Resumen en inglés

Karstic water bodies represent the most relevant limnologic feature of the Yucatan Peninsula, Mexico. These systems harbor endemic species and are the main regional epigean source of freshwater. In this work, the morphometry, basic limnological features, and the zooplankton and fish fauna of five aquatic karstic systems from the central zone of Quintana Roo State, Mexico (in the heart of the Zona Maya) were surveyed. The possible relation between species richness and morphometric features was tried to be established. Overall, 79 taxa were found, 64 belong to zooplankton, and 15 to nekton. All studied systems were oligotrophic, with high transparency, and low nutrients and chlorophyll a concentration, thus differing from other water bodies in central Mexico. The two different types of karstic systems studied were the typical “cenote”, and the “aguada”. Both showed differences in biological, physical, and chemical variables. A one-way ANOVA test demonstrated significative differences in nutrients (nitrates, F = 61.52, p<0.001; nitrites, F=7.361, p<0.001) and conductivity (F = 497.491, p<0.001) among systems. A simple concordance cluster analysis showed that species richness and community composition were also different between these two types of aquatic systems. In contrast to previous results found in central and southeastern Mexico, no correlation between species richness and morphometric parameters (area and shoreline development) were found. In the south-central region of the Yucatan Peninsula, the aquatic karstic systems are poorly known (physically, chemically and biologically). In fact, this is the first approach to understand the limnology and the relation between species richness and morphometric variables of the sinkholes from the region.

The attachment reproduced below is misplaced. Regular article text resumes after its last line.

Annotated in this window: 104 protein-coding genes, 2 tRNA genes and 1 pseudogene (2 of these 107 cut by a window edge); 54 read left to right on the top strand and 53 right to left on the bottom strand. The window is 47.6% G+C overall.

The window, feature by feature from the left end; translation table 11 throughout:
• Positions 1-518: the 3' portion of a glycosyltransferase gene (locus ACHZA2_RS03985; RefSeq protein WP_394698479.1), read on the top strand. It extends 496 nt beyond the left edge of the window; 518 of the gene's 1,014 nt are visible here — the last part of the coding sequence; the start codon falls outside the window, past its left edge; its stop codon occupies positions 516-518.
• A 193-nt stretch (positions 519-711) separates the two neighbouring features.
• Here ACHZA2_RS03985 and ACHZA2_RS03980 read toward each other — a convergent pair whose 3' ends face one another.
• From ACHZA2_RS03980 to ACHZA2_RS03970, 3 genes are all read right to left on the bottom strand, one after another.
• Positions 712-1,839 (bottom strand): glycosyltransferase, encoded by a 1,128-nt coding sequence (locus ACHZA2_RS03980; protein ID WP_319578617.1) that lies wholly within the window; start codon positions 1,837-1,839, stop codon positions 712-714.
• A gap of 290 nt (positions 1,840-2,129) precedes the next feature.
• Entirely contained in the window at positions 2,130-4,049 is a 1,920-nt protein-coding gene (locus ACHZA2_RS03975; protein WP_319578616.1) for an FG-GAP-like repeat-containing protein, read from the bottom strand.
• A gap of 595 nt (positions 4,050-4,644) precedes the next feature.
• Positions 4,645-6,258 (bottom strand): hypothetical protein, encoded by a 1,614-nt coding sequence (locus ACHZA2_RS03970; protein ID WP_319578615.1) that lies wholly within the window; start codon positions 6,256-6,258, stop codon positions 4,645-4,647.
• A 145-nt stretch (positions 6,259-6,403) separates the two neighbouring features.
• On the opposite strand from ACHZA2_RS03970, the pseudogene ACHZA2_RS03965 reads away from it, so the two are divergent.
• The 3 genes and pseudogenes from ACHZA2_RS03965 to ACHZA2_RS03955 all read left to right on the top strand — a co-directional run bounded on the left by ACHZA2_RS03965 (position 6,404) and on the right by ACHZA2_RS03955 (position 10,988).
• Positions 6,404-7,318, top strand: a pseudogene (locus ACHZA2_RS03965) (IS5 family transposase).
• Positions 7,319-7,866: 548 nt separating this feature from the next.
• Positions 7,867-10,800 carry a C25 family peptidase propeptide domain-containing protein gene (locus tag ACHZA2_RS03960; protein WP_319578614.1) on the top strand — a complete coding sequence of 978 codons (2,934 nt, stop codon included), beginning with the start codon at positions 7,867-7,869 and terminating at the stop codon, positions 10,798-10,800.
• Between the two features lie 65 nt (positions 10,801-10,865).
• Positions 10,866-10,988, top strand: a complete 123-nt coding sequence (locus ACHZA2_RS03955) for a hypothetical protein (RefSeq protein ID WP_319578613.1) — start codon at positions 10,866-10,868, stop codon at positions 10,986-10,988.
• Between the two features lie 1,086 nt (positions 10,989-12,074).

Tesis - Maestría
La defensa del territorio ante el despojo capitalista en Quintana Roo / Nancy Eugenia Martín Tzuc
Martín Tzuc, Nancy Eugenia ; Guízar Vázquez Jr., Francisco (director) ; Montoya Gómez, Guillermo (asesor) ; Arce Ibarra, Ana Minerva (asesor) ;
San Cristóbal de Las Casas, Chiapas, México : El Colegio de la Frontera Sur , 2018
Clasificación: TE/303.6097267 / M3
Bibliotecas: San Cristóbal
SIBE San Cristóbal
ECO010019556 (Disponible)
Disponibles para prestamo: 1
Índice | Resumen en: Español |
Resumen en español

Este estudio tiene como objetivo analizar un caso de resistencia popular ante el proceso de despojo costero en Quintana Roo. Se realizó un recuento histórico de la actual conformación geoeconómica del estado desde su creación como Territorio Federal hasta la lucha por un acceso público a la Bahía de Akumal, ante el intento de privatizarlo. El trabajo se guio por la Metodología de la Investigación – Participación, entrevistas, seguimiento y acompañamiento de las movilizaciones de denuncia. Se revisaron los documentos jurídicos y de la prensa, así como los aportes de la academia relacionados a este sitio de estudio, para triangular los argumentos recogidos de las entrevistas. Para la apropiación privada de las playas, el capital se ha servido de los instrumentos jurídicos institucionales, de la discursiva ambiental y de la violencia: La delimitación geoeconómica del territorio estuvo en manos de gobierno federal y de los empresarios de la zona. Se encontraron importantes causas de contaminación relacionadas a la alta demanda de servicios turísticos y el sistema local de drenaje, las cuales no cesarían cerrando el acceso público. La violencia y el acoso armado por parte del Estado y el empresariado fueron usados cuando sus leyes y planes de protección ambiental resultaban insuficientes para frenar la lucha popular por el acceso a la playa. El sujeto colectivo en lucha se conformó principalmente por cooperativistas de servicios turísticos, pobladores de Akumal y simpatizantes de poblados aledaños. Su lucha trae consigo reivindicaciones del ecologismo de los pobres y de justicia ambiental, logrando contrarrestar parcial y temporalmente el intento de privatizar el acceso a la bahía.